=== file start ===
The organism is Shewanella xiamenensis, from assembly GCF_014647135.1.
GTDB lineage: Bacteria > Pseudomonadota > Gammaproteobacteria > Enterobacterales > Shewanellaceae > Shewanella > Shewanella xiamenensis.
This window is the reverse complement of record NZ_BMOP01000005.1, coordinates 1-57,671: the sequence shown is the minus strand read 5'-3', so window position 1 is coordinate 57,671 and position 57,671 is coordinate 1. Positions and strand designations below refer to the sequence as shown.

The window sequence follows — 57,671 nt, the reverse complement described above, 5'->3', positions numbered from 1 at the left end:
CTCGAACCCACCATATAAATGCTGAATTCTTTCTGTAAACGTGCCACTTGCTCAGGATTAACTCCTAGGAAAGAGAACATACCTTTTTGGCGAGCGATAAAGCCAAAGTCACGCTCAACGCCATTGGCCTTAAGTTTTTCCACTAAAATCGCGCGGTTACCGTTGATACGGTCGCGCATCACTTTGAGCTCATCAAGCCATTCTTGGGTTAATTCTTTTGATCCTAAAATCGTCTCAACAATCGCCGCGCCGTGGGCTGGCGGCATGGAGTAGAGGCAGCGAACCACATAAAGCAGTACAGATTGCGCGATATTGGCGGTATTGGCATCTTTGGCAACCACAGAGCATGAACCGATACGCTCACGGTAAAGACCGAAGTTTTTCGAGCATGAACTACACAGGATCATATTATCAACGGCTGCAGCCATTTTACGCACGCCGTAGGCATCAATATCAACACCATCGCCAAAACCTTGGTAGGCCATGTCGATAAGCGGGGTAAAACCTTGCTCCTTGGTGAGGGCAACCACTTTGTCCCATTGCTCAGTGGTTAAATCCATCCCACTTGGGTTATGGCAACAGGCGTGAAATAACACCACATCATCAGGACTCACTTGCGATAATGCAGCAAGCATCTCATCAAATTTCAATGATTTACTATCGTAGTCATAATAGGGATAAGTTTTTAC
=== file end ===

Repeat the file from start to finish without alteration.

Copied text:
The organism is Shewanella xiamenensis, from assembly GCF_014647135.1.
GTDB lineage: Bacteria > Pseudomonadota > Gammaproteobacteria > Enterobacterales > Shewanellaceae > Shewanella > Shewanella xiamenensis.
This window is the reverse complement of record NZ_BMOP01000005.1, coordinates 1-57,671: the sequence shown is the minus strand read 5'-3', so window position 1 is coordinate 57,671 and position 57,671 is coordinate 1. Positions and strand designations below refer to the sequence as shown.

The window sequence follows — 57,671 nt, the reverse complement described above, 5'->3', positions numbered from 1 at the left end:
CTCGAACCCACCATATAAATGCTGAATTCTTTCTGTAAACGTGCCACTTGCTCAGGATTAACTCCTAGGAAAGAGAACATACCTTTTTGGCGAGCGATAAAGCCAAAGTCACGCTCAACGCCATTGGCCTTAAGTTTTTCCACTAAAATCGCGCGGTTACCGTTGATACGGTCGCGCATCACTTTGAGCTCATCAAGCCATTCTTGGGTTAATTCTTTTGATCCTAAAATCGTCTCAACAATCGCCGCGCCGTGGGCTGGCGGCATGGAGTAGAGGCAGCGAACCACATAAAGCAGTACAGATTGCGCGATATTGGCGGTATTGGCATCTTTGGCAACCACAGAGCATGAACCGATACGCTCACGGTAAAGACCGAAGTTTTTCGAGCATGAACTACACAGGATCATATTATCAACGGCTGCAGCCATTTTACGCACGCCGTAGGCATCAATATCAACACCATCGCCAAAACCTTGGTAGGCCATGTCGATAAGCGGGGTAAAACCTTGCTCCTTGGTGAGGGCAACCACTTTGTCCCATTGCTCAGTGGTTAAATCCATCCCACTTGGGTTATGGCAACAGGCGTGAAATAACACCACATCATCAGGACTCACTTGCGATAATGCAGCAAGCATCTCATCAAATTTCAATGATTTACTATCGTAGTCATAATAGGGATAAGTTTTTAC